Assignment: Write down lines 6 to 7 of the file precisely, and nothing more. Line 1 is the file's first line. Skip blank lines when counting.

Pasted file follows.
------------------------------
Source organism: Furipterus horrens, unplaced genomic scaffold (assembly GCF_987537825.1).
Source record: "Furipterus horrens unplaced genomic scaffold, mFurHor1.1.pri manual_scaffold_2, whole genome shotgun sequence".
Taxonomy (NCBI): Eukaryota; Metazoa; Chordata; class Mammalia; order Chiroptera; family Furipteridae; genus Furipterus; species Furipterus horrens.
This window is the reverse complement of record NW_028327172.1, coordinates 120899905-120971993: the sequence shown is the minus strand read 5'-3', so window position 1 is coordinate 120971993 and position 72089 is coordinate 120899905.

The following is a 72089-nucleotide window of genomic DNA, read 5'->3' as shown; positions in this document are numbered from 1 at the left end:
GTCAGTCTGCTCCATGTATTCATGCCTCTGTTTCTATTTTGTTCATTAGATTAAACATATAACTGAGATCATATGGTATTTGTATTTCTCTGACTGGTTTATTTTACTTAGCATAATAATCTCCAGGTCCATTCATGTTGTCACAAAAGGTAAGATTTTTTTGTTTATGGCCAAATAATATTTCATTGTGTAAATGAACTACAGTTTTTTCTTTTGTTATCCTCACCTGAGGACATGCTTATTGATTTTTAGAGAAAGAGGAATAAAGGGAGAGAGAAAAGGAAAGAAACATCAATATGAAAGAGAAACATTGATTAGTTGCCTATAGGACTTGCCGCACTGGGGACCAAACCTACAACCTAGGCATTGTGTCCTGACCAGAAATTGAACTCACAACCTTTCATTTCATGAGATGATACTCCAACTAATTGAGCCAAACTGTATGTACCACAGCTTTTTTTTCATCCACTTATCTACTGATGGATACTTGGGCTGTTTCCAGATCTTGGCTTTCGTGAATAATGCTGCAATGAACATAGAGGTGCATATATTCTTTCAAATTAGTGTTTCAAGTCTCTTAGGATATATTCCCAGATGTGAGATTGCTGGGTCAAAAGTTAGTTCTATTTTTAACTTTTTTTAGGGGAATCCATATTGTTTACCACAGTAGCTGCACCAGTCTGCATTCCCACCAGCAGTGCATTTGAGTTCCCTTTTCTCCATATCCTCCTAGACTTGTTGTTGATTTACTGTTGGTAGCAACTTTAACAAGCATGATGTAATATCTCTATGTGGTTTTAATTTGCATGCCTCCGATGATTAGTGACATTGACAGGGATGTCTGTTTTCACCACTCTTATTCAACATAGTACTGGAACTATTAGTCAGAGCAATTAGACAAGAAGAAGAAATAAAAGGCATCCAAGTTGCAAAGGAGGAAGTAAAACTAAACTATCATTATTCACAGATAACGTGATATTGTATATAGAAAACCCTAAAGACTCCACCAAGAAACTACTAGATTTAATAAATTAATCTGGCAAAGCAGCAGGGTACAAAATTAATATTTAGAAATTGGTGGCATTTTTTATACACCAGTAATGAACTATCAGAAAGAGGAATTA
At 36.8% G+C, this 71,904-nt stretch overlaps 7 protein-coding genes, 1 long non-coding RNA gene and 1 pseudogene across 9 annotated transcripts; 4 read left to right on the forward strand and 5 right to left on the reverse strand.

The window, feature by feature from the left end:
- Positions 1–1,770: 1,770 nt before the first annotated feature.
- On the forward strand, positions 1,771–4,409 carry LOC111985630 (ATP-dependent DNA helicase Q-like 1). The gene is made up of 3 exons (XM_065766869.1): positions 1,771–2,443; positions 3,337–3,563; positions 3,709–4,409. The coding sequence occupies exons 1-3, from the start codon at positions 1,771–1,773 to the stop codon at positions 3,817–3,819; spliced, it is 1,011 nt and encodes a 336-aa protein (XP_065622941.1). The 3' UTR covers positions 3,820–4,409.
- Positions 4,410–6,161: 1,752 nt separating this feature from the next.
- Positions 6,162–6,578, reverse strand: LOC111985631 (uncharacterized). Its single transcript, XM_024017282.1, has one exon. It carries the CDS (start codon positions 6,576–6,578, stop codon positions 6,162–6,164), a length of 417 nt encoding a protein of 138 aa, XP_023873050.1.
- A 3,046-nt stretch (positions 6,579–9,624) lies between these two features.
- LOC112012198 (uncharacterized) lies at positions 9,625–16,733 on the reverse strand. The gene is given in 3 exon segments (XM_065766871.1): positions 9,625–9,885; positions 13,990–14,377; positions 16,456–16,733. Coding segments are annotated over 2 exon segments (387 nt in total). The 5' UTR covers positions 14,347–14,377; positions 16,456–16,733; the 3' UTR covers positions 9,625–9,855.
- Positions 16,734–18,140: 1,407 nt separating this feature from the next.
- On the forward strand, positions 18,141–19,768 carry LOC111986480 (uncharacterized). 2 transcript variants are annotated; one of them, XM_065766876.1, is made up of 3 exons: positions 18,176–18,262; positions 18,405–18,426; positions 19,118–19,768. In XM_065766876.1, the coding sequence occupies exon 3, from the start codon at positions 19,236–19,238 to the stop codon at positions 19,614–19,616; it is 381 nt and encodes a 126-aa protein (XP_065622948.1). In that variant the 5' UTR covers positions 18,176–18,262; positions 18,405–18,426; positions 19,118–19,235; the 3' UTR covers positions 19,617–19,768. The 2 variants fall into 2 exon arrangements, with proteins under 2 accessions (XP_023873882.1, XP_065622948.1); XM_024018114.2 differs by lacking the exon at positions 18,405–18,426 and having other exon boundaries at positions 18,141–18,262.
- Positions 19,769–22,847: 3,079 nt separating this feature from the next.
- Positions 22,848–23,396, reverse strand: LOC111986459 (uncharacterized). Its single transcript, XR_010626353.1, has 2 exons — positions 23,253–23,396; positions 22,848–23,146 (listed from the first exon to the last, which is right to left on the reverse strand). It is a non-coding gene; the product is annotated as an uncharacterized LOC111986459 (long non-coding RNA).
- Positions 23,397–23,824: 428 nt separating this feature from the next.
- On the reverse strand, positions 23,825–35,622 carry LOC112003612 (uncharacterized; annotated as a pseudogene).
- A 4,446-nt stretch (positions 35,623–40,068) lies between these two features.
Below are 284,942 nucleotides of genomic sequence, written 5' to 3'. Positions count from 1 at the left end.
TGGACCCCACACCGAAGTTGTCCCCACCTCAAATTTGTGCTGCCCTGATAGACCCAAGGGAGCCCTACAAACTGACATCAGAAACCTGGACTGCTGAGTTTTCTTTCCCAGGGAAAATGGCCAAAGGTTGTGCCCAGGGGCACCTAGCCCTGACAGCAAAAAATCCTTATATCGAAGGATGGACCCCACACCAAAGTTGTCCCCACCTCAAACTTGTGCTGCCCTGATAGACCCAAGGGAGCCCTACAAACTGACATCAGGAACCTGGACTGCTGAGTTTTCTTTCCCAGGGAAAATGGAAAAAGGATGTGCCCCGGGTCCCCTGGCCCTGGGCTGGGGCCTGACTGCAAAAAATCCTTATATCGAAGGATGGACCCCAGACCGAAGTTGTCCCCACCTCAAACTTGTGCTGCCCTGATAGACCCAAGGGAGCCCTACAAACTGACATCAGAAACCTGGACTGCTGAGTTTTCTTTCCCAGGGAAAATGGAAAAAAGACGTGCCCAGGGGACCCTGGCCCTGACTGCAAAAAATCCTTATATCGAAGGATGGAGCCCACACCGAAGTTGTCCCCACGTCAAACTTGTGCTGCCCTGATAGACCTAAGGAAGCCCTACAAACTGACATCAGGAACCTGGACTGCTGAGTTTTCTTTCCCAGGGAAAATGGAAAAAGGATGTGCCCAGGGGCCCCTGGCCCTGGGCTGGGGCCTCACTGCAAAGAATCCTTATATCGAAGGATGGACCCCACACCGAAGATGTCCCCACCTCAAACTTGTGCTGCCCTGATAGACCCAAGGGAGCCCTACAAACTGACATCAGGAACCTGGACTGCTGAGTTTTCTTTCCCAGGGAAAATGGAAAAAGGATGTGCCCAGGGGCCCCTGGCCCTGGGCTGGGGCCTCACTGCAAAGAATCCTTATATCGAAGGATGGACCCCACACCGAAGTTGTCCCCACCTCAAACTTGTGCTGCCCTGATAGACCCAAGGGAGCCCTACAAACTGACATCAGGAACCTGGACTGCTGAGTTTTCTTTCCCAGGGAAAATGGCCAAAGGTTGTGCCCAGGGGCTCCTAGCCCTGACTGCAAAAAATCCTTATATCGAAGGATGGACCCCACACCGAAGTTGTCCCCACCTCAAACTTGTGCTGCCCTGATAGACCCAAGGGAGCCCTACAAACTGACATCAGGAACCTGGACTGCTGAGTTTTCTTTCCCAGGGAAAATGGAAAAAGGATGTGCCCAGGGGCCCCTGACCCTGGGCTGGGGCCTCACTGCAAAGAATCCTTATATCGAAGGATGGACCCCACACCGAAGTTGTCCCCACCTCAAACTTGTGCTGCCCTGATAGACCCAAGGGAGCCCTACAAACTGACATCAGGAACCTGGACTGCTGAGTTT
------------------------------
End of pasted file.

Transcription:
GTCAGTCTGCTCCATGTATTCATGCCTCTGTTTCTATTTTGTTCATTAGATTAAACATATAACTGAGATCATATGGTATTTGTATTTCTCTGACTGGTTTATTTTACTTAGCATAATAATCTCCAGGTCCATTCATGTTGTCACAAAAGGTAAGATTTTTTTGTTTATGGCCAAATAATATTTCATTGTGTAAATGAACTACAGTTTTTTCTTTTGTTATCCTCACCTGAGGACATGCTTATTGATTTTTAGAGAAAGAGGAATAAAGGGAGAGAGAAAAGGAAAGAAACATCAATATGAAAGAGAAACATTGATTAGTTGCCTATAGGACTTGCCGCACTGGGGACCAAACCTACAACCTAGGCATTGTGTCCTGACCAGAAATTGAACTCACAACCTTTCATTTCATGAGATGATACTCCAACTAATTGAGCCAAACTGTATGTACCACAGCTTTTTTTTCATCCACTTATCTACTGATGGATACTTGGGCTGTTTCCAGATCTTGGCTTTCGTGAATAATGCTGCAATGAACATAGAGGTGCATATATTCTTTCAAATTAGTGTTTCAAGTCTCTTAGGATATATTCCCAGATGTGAGATTGCTGGGTCAAAAGTTAGTTCTATTTTTAACTTTTTTTAGGGGAATCCATATTGTTTACCACAGTAGCTGCACCAGTCTGCATTCCCACCAGCAGTGCATTTGAGTTCCCTTTTCTCCATATCCTCCTAGACTTGTTGTTGATTTACTGTTGGTAGCAACTTTAACAAGCATGATGTAATATCTCTATGTGGTTTTAATTTGCATGCCTCCGATGATTAGTGACATTGACAGGGATGTCTGTTTTCACCACTCTTATTCAACATAGTACTGGAACTATTAGTCAGAGCAATTAGACAAGAAGAAGAAATAAAAGGCATCCAAGTTGCAAAGGAGGAAGTAAAACTAAACTATCATTATTCACAGATAACGTGATATTGTATATAGAAAACCCTAAAGACTCCACCAAGAAACTACTAGATTTAATAAATTAATCTGGCAAAGCAGCAGGGTACAAAATTAATATTTAGAAATTGGTGGCATTTTTTATACACCAGTAATGAACTATCAGAAAGAGGAATTA
At 36.8% G+C, this 71,904-nt stretch overlaps 7 protein-coding genes, 1 long non-coding RNA gene and 1 pseudogene across 9 annotated transcripts; 4 read left to right on the forward strand and 5 right to left on the reverse strand.